A jump in the wolf pup survival rate helped spark a 20 percent increase in the Southwest's Mexican wolf population last year, federal officials said.
Aerial and ground-based surveys late last year found 50 wolves - 29 in Arizona and 21 in New Mexico, U.S. Fish and Wildlife Service officials said Tuesday. The service released two wolves into the wild last month that weren't counted.
A year ago, the count was 42, the lowest since 2002.
The 2009 count triggered alarm among service officials and environmentalists. It represented a long-term decline from the record high wild wolf population of 59 reached in 2006.
The federal wolf recovery program's goal is a wild population of 100.
In 2010, 14 of 18 newborn pups survived, compared with seven surviving pups out of 30 born in 2009. The 2010 population also weathered six wolf deaths, five from illegal shootings.
While calling the new count encouraging, Wildlife Service Regional Director Benjamin Tuggle acknowledged that authorities don't know enough about what's going on in the wild to be assured a precipitous drop won't happen again.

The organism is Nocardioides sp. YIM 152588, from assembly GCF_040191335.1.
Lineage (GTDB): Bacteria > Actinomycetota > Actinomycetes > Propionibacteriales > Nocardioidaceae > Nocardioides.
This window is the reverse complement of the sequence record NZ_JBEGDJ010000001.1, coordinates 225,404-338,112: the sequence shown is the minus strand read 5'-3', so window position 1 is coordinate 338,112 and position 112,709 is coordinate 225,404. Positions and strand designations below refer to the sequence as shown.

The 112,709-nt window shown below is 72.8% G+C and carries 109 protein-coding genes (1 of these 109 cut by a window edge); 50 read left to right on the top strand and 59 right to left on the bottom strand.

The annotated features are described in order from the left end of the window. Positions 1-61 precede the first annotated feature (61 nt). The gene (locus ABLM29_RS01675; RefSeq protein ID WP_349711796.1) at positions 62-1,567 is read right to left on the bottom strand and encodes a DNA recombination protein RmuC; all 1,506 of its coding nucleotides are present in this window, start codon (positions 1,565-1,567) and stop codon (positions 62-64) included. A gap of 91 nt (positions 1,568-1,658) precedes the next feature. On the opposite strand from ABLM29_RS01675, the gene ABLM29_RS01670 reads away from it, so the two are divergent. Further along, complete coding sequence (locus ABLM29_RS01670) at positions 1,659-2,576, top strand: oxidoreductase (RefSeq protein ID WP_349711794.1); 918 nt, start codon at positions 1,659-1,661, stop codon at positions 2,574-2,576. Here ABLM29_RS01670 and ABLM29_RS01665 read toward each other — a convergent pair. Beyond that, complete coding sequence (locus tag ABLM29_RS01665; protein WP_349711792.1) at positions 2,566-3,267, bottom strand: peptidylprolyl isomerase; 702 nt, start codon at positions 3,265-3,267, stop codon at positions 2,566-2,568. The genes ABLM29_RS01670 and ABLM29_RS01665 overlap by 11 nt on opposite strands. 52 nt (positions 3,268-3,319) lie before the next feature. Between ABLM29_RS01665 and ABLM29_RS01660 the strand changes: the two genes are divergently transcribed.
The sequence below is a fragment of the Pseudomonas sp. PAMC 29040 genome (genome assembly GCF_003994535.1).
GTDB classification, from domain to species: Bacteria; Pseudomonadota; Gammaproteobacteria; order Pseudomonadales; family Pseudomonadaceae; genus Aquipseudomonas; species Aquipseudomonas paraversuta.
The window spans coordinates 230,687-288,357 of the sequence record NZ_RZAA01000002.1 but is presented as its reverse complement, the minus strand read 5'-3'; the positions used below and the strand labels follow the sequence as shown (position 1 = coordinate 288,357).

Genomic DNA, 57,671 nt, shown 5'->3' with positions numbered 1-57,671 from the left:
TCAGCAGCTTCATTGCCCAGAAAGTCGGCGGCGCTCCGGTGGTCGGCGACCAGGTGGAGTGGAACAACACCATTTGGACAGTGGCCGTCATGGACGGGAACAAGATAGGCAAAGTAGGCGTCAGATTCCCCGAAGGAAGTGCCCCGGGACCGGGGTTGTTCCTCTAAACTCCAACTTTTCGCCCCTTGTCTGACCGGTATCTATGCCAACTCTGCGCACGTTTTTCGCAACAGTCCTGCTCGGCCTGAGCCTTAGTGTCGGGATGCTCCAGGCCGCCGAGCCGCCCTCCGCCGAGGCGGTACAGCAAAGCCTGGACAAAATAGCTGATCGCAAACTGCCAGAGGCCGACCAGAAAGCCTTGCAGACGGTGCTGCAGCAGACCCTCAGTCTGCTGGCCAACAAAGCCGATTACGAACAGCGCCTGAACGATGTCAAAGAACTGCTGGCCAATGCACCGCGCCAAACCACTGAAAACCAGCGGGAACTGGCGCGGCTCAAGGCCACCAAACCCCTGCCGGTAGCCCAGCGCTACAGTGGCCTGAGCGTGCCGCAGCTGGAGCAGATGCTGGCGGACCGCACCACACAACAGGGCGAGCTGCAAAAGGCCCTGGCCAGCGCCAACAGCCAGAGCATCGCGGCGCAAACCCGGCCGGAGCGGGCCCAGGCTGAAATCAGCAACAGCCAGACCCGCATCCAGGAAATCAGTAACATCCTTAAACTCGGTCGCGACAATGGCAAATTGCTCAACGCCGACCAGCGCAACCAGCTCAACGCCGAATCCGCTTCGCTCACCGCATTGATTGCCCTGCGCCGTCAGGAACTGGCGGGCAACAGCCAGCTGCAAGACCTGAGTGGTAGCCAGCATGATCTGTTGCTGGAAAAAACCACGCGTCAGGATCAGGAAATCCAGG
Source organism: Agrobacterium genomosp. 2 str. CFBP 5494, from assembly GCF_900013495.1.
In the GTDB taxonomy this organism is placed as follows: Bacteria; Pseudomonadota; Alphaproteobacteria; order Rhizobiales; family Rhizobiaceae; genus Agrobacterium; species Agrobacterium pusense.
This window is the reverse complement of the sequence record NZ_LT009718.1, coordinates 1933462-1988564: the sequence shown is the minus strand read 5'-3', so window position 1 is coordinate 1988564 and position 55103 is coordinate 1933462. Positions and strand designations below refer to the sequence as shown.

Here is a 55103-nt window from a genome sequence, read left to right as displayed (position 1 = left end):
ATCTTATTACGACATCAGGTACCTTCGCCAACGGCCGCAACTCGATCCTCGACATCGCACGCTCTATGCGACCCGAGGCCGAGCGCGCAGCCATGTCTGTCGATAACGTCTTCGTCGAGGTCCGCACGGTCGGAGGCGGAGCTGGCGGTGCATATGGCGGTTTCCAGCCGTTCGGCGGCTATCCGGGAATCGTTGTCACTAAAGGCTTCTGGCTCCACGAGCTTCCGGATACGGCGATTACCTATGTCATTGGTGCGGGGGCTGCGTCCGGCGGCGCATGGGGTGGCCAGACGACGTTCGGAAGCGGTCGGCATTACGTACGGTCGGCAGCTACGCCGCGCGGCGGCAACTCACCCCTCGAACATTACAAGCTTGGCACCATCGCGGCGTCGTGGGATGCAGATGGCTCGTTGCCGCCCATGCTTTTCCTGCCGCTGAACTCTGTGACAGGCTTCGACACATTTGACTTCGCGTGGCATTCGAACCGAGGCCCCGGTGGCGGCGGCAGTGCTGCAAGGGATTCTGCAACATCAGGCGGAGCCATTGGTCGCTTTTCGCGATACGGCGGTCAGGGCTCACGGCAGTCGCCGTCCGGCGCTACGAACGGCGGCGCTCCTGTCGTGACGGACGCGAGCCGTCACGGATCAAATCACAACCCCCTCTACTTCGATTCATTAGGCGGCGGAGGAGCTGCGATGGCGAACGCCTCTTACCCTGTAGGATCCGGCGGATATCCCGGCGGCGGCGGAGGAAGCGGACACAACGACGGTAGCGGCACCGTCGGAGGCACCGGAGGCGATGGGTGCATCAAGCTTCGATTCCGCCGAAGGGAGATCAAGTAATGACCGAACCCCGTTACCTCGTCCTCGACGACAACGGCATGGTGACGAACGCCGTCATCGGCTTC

Some of the higher pup survival rate can be traced to supplemental feeding of deer, elk and horsemeat to pups in packs whose alpha males were shot, said Maggie Dwire, the service's assistant wolf recovery coordinator. An alpha male is the lead wolf in a pack.
Supplemental feeding is "not a practice we really love to use," service spokeswoman Charna Lefton said.
Contact reporter Tony Davis at firstname.lastname@example.org or 806-7746.